Onion is one of the most universal foods. It has inulin derivatives and fructooligosaccharide that act as prebiotics, helping to promote bowel functions. It is also diuretic, cardiohealthy and contains vitamin C, potassium, calcium, phosphorus, as well as a high percentage of trace elements.
We can find it in many varieties. When it comes to cooking, include it in your pickled dishes or as an ingredient in your classic recipes or inside a snack.
Plum has a high aqueous content and its predominant nutrient is carbohydrates. It concentrates an appreciable proportion of fiber, making it a perfect fruit to combat constipation. Dry plums are the best option, as they contain 2.3 g of fiber per cup g and also sorbitol, a type of sugar that together with the fiber stimulates the activity of the muscles of the colon, and promotes bowel movement.
You can include them in your in sauces, sweet pastries or they are ideal to accompany meats. They can also be part of a salad or a homemade fresh fruit salad, ideal for the hottest months.
They are also recommended for constipation problems due to their high fiber content, almost 8.5 grams per head. They also have a remarkable content in folic acid, Vitamin C, Vitamin K, Vitamin A, manganese and potassium, the latter being essential for the proper development of the body, bones and muscles.
Asparagus is a great ally of digestion. It contributes to good bowel function and to combat constipation thanks to its fiber content (2.8 grams per cup). It is also a low calorie and diuretic food with many nutrients such as vitamin A, B, C and E.
Fruits of the forest
Red fruits, especially currants, raspberries and blackberries, have a high fiber content (about six grams per 100g) that acts as a natural laxative.
You can have them at breakfast in pancakes or afternoon tea, fresh, in jams or desserts.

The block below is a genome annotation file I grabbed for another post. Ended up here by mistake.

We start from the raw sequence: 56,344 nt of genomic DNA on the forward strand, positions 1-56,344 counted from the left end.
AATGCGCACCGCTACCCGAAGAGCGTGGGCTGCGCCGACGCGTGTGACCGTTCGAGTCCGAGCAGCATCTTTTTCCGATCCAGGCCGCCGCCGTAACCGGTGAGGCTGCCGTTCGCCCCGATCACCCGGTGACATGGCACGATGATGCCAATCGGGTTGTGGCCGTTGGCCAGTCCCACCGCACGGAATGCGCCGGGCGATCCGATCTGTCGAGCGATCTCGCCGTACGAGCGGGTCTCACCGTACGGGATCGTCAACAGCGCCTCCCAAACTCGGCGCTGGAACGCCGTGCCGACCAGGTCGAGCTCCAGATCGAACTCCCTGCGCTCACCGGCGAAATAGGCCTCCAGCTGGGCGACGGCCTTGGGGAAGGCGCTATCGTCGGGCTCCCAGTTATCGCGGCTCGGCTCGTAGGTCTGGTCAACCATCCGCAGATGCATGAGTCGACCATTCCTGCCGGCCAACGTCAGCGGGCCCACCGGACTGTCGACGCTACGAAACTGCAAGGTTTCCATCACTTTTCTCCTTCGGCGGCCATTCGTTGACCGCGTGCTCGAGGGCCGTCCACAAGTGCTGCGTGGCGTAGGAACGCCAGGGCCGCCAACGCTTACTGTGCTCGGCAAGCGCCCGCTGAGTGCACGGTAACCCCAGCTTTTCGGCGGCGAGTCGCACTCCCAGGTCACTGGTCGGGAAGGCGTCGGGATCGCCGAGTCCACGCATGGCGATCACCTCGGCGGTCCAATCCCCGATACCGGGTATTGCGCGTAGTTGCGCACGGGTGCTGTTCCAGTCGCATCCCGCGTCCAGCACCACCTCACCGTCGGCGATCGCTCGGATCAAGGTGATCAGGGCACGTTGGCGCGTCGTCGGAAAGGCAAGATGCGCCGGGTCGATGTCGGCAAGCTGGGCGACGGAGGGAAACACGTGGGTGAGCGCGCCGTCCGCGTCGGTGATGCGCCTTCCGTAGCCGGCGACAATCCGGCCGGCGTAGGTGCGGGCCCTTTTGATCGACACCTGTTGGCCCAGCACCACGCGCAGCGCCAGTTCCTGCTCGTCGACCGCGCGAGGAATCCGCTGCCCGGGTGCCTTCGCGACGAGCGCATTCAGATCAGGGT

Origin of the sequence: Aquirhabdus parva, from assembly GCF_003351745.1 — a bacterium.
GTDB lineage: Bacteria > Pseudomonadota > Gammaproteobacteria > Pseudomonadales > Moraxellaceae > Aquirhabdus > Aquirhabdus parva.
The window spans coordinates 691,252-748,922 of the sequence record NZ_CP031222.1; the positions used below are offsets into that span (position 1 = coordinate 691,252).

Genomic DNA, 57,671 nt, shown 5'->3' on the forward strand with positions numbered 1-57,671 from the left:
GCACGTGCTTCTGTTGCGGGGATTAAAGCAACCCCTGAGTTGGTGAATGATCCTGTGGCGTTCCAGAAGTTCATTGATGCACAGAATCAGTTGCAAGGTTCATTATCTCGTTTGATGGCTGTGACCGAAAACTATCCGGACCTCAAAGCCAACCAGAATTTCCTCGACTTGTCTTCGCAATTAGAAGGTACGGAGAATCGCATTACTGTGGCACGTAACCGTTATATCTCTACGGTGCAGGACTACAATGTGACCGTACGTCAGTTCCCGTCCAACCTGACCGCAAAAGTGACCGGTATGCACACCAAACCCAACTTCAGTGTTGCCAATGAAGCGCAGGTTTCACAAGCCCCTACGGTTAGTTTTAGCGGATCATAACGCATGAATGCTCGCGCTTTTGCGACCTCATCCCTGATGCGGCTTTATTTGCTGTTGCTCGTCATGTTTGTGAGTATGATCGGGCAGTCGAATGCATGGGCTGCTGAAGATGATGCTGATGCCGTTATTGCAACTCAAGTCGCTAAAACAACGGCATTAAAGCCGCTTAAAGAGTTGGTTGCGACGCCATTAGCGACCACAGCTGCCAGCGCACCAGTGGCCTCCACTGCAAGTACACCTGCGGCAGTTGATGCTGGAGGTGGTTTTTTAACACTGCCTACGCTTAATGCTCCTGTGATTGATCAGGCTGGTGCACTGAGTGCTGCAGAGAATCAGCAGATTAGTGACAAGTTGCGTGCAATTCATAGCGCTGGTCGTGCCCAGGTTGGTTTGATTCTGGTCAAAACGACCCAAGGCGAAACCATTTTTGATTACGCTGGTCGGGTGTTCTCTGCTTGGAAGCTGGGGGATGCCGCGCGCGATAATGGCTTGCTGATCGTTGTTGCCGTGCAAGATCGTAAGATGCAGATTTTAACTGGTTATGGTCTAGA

Chickpeas, as well as legumes in general (lentils, beans, peas…), due to their high fiber content, are beneficial in combating constipation. Their high fiber content, 17 g every 100g promote the regularity of a healthy digestive system. They also provide calcium, potassium and vitamins C and B.
Another fruit with good fiber supply is pomegranate. It contains 4 g of fiber every 100 g and provides good nutrients for the body such as phenolic compounds with antioxidant function, potassium, magnesium, plant calcium to a lesser extent, a minimum of vitamin C as well as iron and copper.
The fig has a remarkable laxative power, so it is highly recommended to people with constipation or stomach problems. It is a good ally to recover intestinal transit and avoid problems arising from its malfunction.
Research published by the Spanish Journal of Human Nutrition and Dietetics concluded that eating three green kiwis a day significantly improves intestinal rhythm and constipation, thanks to its high fiber intake. The kiwi provides approximately 3 grams of fiber per 100 grams.
It is one of the most desired summer fruits. Because of its fiber content, peach is effective in cases of constipation and useful for regulating intestinal transit.
Although it is considered an astringent fruit, apple is an excellent intestinal regulator. If consumed raw and with skin (where it concentrates high amount of insoluble fiber) it is very useful to stimulate intestinal activity and treat constipation.
It is a very versatile ingredient to include in your dishes, from desserts to starters or as an accompaniment.
Oranges provide a good amount of fiber that improves intestinal transit. Oranges contain 8 g of fiber for every 100 g. Oranges are powerful antioxidant thanks to their great contribution of Vitamin C. Oranges also contain folic acid, calcium, magnesium, beta carotene and even help to take care of our vision.